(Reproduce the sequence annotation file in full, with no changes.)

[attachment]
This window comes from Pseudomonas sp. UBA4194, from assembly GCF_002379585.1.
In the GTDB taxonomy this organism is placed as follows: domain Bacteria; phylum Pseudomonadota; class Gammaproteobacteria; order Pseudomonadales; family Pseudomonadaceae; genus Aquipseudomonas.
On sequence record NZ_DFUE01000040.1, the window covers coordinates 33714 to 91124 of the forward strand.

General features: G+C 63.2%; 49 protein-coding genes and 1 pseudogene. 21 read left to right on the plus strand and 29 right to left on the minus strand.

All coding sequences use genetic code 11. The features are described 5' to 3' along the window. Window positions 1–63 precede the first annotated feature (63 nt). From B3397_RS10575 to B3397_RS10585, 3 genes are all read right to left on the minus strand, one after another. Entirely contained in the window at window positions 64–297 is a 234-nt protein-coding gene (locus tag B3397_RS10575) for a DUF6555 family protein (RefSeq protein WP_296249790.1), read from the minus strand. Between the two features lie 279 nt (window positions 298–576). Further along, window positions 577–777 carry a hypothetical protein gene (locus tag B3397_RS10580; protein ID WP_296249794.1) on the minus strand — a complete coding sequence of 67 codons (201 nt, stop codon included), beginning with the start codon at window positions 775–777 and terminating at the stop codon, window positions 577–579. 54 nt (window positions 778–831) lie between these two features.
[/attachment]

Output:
This window comes from Pseudomonas sp. UBA4194, from assembly GCF_002379585.1.
In the GTDB taxonomy this organism is placed as follows: domain Bacteria; phylum Pseudomonadota; class Gammaproteobacteria; order Pseudomonadales; family Pseudomonadaceae; genus Aquipseudomonas.
On sequence record NZ_DFUE01000040.1, the window covers coordinates 33714 to 91124 of the forward strand.

General features: G+C 63.2%; 49 protein-coding genes and 1 pseudogene. 21 read left to right on the plus strand and 29 right to left on the minus strand.

All coding sequences use genetic code 11. The features are described 5' to 3' along the window. Window positions 1–63 precede the first annotated feature (63 nt). From B3397_RS10575 to B3397_RS10585, 3 genes are all read right to left on the minus strand, one after another. Entirely contained in the window at window positions 64–297 is a 234-nt protein-coding gene (locus tag B3397_RS10575) for a DUF6555 family protein (RefSeq protein WP_296249790.1), read from the minus strand. Between the two features lie 279 nt (window positions 298–576). Further along, window positions 577–777 carry a hypothetical protein gene (locus tag B3397_RS10580; protein ID WP_296249794.1) on the minus strand — a complete coding sequence of 67 codons (201 nt, stop codon included), beginning with the start codon at window positions 775–777 and terminating at the stop codon, window positions 577–579. 54 nt (window positions 778–831) lie between these two features.